Because pumps and control valves have specified features and uses, it is essential to install flow instruments where the design data recommends. By doing so, you can be confident that your readings will be both reliable and accurate
However, it’s important to keep in mind that many different factors affect an instrument’s accuracy and precision. In this article, we will explore these in greater detail.
Accuracy, and Precision
The accuracy of a measurement is gauged by the difference between the actual value and what is read. For example, if a pump has an accuracy of 0.5 per cent, that means the actual value is 0.5 higher than the reading itself. On the other hand, precision measures how close two readings taken under identical conditions are to each other. Returning to our example, if a pump has a precision rate of 0.5 per cent, this would mean there’s only a 0.005 margin for error between both measurements.
Resolution refers to the slightest change in a measurement that can be detected. You calculate resolution by multiplying the measurement’s standard deviation times 3. So, for instance, if a measure has a resolute of 0.01 per cent, then this means that you could detect any changes within 0.03%
A pump with a resolution of 0.05 can detect changes in the flow as small as 0.005. In other words, if 1.00 is the reading before the adjustment, 0.98 would be the limit of accuracy, and 0.97 would represent the limit of precision.
Placement of Instruments for Measurement
The pump curve provides specific information about a pump’s discharge properties, including its pressure-flow relationship.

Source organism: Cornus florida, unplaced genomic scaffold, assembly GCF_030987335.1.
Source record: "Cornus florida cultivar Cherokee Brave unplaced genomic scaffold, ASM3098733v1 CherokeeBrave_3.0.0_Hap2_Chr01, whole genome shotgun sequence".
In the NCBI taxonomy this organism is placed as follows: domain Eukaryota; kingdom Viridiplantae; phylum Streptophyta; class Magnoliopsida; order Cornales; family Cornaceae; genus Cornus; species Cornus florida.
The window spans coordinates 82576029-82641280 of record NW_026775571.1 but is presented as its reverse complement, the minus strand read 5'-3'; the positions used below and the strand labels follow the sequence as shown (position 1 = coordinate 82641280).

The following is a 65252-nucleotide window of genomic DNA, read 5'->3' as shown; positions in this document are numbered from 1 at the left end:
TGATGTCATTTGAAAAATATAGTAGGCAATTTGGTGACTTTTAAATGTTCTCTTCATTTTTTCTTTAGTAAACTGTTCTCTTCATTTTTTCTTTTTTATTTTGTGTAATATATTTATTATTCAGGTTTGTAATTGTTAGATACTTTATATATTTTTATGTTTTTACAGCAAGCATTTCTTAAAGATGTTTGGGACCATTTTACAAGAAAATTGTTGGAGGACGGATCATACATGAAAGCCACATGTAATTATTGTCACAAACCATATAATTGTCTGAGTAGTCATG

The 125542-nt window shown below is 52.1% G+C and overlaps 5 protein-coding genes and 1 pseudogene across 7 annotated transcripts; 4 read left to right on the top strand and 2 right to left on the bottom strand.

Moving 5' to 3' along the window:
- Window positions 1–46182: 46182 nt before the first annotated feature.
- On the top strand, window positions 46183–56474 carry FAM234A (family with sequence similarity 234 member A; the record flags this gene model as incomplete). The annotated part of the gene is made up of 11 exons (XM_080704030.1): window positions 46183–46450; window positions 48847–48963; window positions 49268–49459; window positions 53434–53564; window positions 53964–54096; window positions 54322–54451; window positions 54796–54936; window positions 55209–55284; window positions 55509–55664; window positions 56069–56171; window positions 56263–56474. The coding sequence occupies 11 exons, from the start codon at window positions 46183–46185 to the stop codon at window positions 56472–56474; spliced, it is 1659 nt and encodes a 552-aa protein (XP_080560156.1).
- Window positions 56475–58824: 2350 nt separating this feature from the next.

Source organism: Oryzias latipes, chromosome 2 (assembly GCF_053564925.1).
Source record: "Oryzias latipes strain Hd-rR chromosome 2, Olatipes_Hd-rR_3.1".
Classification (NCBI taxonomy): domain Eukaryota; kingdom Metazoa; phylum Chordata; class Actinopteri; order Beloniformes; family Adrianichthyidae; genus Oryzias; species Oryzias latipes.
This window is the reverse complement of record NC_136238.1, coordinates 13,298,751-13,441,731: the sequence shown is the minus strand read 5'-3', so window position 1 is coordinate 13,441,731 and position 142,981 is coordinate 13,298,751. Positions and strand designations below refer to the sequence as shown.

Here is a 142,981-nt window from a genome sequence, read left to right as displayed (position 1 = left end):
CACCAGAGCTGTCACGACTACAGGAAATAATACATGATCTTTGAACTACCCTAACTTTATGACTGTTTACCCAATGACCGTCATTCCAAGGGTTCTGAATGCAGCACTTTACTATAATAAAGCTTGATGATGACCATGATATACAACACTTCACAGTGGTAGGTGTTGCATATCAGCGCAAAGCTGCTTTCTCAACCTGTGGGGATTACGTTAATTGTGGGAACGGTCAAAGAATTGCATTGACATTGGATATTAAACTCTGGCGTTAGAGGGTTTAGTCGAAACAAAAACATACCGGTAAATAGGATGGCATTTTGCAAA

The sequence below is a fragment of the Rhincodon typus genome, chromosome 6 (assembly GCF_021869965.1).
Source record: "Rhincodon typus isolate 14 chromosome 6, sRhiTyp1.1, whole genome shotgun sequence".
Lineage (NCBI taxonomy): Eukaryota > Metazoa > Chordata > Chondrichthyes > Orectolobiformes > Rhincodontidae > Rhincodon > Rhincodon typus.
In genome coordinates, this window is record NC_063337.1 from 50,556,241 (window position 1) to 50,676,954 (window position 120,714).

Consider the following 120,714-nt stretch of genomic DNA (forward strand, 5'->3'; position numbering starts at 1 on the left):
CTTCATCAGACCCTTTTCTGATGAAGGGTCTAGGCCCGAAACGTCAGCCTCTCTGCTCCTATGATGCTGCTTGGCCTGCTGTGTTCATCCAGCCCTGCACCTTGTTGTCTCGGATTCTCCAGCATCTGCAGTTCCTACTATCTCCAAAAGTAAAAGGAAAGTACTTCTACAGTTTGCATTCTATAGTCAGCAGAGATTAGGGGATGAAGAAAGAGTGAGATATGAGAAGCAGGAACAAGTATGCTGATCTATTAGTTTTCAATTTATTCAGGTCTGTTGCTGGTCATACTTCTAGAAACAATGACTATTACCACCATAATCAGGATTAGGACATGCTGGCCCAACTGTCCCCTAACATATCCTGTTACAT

You will use a tangent to the pump curve to more accurately reflect pressure losses throughout the system. This is because pressure losses are not based on speed like most people think; however, they are actually independent of it. The line representing pressure loss will show the true head values for every part of the suction and discharge pipes as well as the valves located in both sections. By getting rid of these myths about pumps, you can improve your knowledge so that you’re able to make smart decisions regarding future projects.
Operational head is usually given in feet of water and this represents the difference between the total head and the losses in pipelines and valves. These losses are often stated as being X amount of feet in a certain measurement such as metres or centimetres. To calculate the lost fluid volume, you need to multiply specific gravity by the loss rate per foot.
The labels on most curves are arranged in a line of text that goes from left to right. Each label is associated with a particular pump setting and another specific metre setting.
A pump curve shows the pressure-discharge relationship for a pump. You can determine the flow rate of discharge at every point along the curve.
The head loss of a pipe system is affected by many things, like the flow rate and specific gravity of the fluid running through it. You can calculate the head loss in feet by multiplying the number of feet that fluid will travel with its specific gravity.
If you understand how a pump works and what its performance capabilities are, you can optimise its use to get the results you want.